One of the best-known pilgrimage centres for Śvetāmbaras, Mount Shatrunjaya in Gujarat has nearly a thousand temples dispersed over the two peaks and the valley in between. This temple-city is mainly organised into walled enclosures – 'tunks' or 'tuks'.

Temple-city of Mount Shatrunjaya
Image by liketearsintherain – tommy © CC BY-SA 2.0

Temple-cities have developed from the Jain custom of constructing many shrines close together. Temples and shrines are built with donations from lay Jains, who gain spiritual merit from this act. Holy sites that have special religious significance attract many donations over the centuries, meaning that popular pilgrimage centres are frequently very large and may well be described as temple-cities. A temple-city may develop from just two original temple compounds next to each other.

The various temples and shrines that comprise a temple-city are probably built over some time, rather than all at once. The buildings may therefore display a variety of architectural styles. Donors express their devotion by giving money towards the construction of impressive temples and entire temple-cities. Such donations also glorify the Jain religion and the 24 enlightened saintly teachers, the Jinas or Tīrthaṅkaras.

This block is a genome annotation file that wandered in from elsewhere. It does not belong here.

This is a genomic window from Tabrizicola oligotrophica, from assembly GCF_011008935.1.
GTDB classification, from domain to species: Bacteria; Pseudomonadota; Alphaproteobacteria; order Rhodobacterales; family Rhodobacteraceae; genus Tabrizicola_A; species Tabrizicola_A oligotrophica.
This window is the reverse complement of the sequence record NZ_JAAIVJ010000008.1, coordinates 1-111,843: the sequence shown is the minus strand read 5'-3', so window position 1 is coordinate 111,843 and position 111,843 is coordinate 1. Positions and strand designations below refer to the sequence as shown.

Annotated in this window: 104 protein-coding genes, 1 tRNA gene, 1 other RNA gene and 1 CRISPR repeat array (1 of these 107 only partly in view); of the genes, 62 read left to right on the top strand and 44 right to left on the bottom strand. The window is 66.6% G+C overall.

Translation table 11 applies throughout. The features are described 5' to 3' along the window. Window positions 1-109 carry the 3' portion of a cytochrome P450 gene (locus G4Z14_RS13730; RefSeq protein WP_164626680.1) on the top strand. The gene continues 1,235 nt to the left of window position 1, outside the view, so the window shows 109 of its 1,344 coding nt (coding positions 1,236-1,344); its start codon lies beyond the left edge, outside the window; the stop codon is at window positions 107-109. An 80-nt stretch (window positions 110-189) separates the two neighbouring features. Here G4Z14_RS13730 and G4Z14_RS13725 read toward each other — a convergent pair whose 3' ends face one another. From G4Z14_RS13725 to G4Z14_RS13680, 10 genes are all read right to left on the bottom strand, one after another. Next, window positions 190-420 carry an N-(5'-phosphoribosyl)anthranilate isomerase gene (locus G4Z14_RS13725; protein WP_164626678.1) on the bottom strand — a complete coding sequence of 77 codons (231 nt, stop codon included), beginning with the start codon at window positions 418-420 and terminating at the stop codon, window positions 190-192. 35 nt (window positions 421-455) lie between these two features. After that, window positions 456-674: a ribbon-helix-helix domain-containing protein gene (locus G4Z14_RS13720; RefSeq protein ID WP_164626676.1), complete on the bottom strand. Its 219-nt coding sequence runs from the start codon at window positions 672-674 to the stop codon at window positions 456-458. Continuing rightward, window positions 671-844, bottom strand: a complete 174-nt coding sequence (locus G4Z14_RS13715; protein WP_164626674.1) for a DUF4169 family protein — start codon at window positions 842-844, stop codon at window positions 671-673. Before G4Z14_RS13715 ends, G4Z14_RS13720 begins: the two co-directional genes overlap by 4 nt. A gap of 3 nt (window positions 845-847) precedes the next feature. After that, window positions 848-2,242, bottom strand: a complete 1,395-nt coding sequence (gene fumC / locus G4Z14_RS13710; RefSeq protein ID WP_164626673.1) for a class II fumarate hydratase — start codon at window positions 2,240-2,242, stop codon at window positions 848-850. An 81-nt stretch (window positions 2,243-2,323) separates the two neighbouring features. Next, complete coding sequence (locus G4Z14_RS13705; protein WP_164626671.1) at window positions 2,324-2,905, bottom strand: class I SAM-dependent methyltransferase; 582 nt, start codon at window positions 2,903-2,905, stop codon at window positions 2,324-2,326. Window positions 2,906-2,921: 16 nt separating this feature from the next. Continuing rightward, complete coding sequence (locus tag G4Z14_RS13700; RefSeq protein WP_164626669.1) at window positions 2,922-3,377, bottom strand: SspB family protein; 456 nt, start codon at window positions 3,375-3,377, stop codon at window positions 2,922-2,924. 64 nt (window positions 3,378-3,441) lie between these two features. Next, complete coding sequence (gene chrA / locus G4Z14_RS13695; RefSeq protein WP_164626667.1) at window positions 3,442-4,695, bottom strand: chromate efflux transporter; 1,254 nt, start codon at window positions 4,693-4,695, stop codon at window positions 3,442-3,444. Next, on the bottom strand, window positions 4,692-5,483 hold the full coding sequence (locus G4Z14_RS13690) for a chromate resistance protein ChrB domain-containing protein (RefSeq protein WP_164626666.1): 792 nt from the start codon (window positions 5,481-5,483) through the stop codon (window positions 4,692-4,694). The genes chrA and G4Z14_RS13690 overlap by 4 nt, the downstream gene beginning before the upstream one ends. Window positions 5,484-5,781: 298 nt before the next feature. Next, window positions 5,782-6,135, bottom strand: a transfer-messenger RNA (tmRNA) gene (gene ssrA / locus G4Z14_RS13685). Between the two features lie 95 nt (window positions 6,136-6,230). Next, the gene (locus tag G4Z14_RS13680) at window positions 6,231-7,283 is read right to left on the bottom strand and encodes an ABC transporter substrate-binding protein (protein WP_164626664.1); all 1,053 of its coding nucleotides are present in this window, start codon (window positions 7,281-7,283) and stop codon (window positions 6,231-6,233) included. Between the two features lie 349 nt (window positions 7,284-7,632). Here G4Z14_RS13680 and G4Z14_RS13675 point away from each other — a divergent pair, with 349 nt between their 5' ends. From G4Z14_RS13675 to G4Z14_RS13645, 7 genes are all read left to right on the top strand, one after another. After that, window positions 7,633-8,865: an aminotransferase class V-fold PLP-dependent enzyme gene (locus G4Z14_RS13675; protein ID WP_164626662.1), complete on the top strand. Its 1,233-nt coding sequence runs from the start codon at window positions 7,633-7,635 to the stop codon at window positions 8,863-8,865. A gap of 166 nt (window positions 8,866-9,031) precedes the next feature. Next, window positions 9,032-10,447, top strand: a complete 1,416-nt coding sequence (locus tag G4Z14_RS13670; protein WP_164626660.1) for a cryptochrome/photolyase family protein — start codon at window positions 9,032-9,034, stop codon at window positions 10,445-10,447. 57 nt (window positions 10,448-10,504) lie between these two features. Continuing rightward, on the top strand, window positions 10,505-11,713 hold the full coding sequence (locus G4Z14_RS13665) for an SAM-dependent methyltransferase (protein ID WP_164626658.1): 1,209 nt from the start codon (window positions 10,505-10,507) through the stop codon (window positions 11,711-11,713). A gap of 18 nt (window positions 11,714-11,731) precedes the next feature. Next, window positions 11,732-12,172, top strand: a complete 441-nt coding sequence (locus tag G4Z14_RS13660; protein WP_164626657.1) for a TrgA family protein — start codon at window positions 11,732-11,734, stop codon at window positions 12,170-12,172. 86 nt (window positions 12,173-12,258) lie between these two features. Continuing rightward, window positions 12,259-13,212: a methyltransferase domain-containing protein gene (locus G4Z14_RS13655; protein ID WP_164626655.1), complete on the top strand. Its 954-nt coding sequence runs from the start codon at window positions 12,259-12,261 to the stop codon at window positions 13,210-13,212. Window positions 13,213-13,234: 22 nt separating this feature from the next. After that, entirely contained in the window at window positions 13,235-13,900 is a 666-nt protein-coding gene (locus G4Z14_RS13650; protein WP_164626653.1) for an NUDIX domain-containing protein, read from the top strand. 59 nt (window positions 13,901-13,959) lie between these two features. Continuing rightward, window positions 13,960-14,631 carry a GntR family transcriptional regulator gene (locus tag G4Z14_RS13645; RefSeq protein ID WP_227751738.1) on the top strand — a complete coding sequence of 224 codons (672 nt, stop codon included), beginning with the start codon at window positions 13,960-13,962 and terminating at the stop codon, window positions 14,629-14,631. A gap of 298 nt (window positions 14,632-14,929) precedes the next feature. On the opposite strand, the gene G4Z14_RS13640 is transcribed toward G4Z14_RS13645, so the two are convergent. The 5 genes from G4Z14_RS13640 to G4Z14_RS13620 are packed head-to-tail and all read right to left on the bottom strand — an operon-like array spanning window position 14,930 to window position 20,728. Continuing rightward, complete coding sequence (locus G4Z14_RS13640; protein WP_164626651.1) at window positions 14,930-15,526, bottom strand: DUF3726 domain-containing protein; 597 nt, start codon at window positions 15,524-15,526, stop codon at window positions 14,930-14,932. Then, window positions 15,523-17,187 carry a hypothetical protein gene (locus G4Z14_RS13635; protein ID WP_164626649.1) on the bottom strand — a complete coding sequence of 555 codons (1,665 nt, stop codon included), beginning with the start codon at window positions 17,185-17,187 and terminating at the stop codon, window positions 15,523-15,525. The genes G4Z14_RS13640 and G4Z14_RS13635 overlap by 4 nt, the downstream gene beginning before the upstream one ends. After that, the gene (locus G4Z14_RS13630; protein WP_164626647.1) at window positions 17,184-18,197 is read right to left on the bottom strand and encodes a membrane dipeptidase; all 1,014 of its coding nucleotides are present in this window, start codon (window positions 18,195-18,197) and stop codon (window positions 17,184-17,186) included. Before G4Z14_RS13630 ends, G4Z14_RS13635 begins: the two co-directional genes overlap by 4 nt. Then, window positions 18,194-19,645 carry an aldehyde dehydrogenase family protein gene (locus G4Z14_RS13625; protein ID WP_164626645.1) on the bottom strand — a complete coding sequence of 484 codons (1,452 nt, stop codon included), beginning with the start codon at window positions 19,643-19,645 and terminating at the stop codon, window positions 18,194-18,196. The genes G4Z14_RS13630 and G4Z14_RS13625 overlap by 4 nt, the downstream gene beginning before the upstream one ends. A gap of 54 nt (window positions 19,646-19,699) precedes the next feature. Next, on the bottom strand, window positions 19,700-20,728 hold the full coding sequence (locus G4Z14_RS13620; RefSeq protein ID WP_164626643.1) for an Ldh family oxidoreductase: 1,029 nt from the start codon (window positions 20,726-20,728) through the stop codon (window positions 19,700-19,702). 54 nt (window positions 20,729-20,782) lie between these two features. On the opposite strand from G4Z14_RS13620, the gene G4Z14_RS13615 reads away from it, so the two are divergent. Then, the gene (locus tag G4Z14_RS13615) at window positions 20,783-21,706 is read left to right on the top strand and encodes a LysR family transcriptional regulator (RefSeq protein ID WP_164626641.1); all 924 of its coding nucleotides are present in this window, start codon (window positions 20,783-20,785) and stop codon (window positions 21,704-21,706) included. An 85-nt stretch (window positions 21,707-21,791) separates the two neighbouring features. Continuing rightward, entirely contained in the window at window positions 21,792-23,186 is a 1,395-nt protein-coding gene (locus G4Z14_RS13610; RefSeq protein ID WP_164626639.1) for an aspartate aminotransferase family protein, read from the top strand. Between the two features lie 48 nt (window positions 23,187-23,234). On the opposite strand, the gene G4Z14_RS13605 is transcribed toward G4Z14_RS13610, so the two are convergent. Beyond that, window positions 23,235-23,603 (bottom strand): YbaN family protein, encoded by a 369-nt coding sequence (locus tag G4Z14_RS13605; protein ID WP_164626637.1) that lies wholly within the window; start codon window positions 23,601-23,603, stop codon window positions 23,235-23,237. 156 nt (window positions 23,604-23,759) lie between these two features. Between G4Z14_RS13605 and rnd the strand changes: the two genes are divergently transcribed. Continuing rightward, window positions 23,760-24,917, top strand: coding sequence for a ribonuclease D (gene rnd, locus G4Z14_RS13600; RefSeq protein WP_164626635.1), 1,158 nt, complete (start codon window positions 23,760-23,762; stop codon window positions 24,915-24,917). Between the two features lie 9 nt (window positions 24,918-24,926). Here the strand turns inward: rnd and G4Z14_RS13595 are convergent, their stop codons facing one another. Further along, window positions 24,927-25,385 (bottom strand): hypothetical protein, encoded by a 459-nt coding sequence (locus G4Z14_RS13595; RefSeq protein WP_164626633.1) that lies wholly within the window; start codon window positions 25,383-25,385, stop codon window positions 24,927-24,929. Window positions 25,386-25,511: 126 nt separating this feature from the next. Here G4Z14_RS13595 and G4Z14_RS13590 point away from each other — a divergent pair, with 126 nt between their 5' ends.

There is a smooth transition from a number of tightly grouped temple compounds to the creation of substantial, fully-fledged temple-cities. The more statues and donations a sacred site receives, the more it expands and comes closer to the ideal of the temple-city.

In many instances, this process starts with just two neighbouring temple complexes. In such cases, one is often administered by the Śvetāmbara sect and the other by the Digambara community. This is the case at Taranga and Idar, both located in Gujarat. However, double complexes do not only exist at jointly managed Jain sites. There are examples where two Śvetāmbara complexes are next to each other, as may be seen at Bikaner in Rajasthan.

Temple-cities across India

The development from temple compounds towards the creation of complete temple-cities can be found in all regions of India. The most famous temple-cities are the principal pilgrimage sites in the Jain faith.

North-western India

The Jain temple complexes at Talaja are built on top of a hill sacred to Jains, Buddhists and Hindus. Buddhist caves are cut into the hill. Near Mount Shatrunjaya, one of the most famous holy places for Jains, Talaja is also a popular pilgrimage site.